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I haven't seen this asked on stackoverflow, and this is my biggest pain point in vim:

How do you all navigate within a file? I found myself using the hjkl too much, or too repetitively, and I want to get better at this. This is frustrating when you're on a large monitor.

I installed EasyMotion - and so far it's been good for me - I just want to know if there's something better...


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8 Answers 8

up vote 14 down vote accepted

I like the cheatsheet of Ted Naleid. It's like an reticle so you can easily find the horizontal and vertical movements. Put it on a wall next to your monitor and you will soon pick up new movements on the fly.

The movements that I liked recently are:

  • () and {} which let you hop function wise in source code
  • / and ? + n/N just search, you normally know where you want to go
  • fx and tx - to jump to or before the next character x of course you can do a 2fx to jump to the second occurence of x, like you can do with all movements
  • % to move between starting and ending parenthesis
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+1 this cheatsheet is smart, easy to understand and good looking. –  romainl Oct 6 '11 at 19:28
For a long time I had it saved in my desktop. –  skeept Oct 6 '11 at 19:38

I use b and w to move left and right respectively on a single line. For up and down, I use Ctrl+u and Ctrl+d respectively. IMO Ctrl+u and Ctrl+d are better than Ctrl+b and Ctrl+f because they scroll half window at a time so that you don't loose context.

I haven't really used anu plugin for moving around in vim so far.

Forgot to mention two other important keystrokes, $ and ^ to move to end of line and start of line respectively.

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Several move commands:

b B e E f F ge gE gj gk go G h H j k l L M n N t T w W { } / ? ^ $ # * ` ' | % 

Learn them, plus all commands starting with [ like [{ which is very useful when editing C-style code…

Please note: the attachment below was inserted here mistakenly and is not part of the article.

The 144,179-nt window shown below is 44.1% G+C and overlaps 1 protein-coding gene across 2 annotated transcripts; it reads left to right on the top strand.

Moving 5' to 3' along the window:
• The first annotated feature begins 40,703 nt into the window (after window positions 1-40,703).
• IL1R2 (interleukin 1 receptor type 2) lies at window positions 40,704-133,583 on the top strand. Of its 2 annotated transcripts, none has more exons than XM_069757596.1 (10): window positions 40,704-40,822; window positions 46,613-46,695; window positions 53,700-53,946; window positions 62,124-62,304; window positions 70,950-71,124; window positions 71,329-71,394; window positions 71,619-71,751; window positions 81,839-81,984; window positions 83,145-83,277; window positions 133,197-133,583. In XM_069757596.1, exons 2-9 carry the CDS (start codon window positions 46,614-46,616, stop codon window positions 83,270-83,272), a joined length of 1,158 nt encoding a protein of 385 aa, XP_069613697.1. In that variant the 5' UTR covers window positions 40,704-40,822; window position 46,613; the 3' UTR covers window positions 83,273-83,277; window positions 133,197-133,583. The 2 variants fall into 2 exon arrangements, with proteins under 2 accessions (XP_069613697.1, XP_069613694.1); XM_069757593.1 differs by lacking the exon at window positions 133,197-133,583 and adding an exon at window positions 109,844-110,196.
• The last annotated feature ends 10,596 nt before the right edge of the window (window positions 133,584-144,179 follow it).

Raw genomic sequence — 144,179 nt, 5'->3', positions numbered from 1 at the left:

See :help index.txt for reference.

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It depends on how you want to move around, but generally,

  • A puts you in insert mode at the end of a line
  • I at the beginning
  • o inserts a line below
  • O above

and more powerfully, searching with /<thing you want to jump to> is very handy. In a c file where the functions are formatted


/^funcname will jump you to the start of the function. There's a bunch more, but this shold be a good start for someone new to vim.

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Mostly I use the following (in order of frequency):

  • 'R go to marked position (the ` is too off the baseline keyboard to use much)
  • /search|?search forward|backward search
  • n|N next|previous in search
  • H|L|M top|bottom|middle of display
  • G go to end of file
  • 1G go to line 1
  • { go backward a 'paragraph' (often a code block)
  • } go forward one 'paragraph'

Most all of these can be augmented with a count before the command.

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Simple documentation:

Regular movement:
hjkl/arrow keys/page up/page down
% will switch between open/ending braces
gg/G move to top/bottom

For collapsing large blocks of code, you can use folding.

To jump to something in particular type /searchstring (use with set inc for jumping to matches while typing)
* to search forward for the same word the cursor is on
# same but search backward

You can also use marks.

I also use ctags and jumping to find stuff across multiple files.

I've never needed anything else.

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I don't really see much to add in terms of general enlightenment but I use (ranked by how often I use them):

w and b

to move by one word to the right and to the left.

/ and ?

to search for a word or pattern to the bottom or to the top.

G and gg

to jump to the bottom and the top of the buffer.

<C-f> and <C-b>

to jump to the next and previous screen.

* and #

to jump to next and previous occurence of the word under the cursor.

f and F

to jump before a character to the right or to the left.

t and T

to jump on a character to the right or to the left.

Ho! and

$ and ^

a lot, too, to jump to the end and the beginning of a line.

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Read http://www.viemu.com/a-why-vi-vim.html and run vimtutor, also :help motion.txt will be usefull. I recommend also staying in normal mode all the time - as described in article above. Generally, learning vim is learning piano - you have to practice much.

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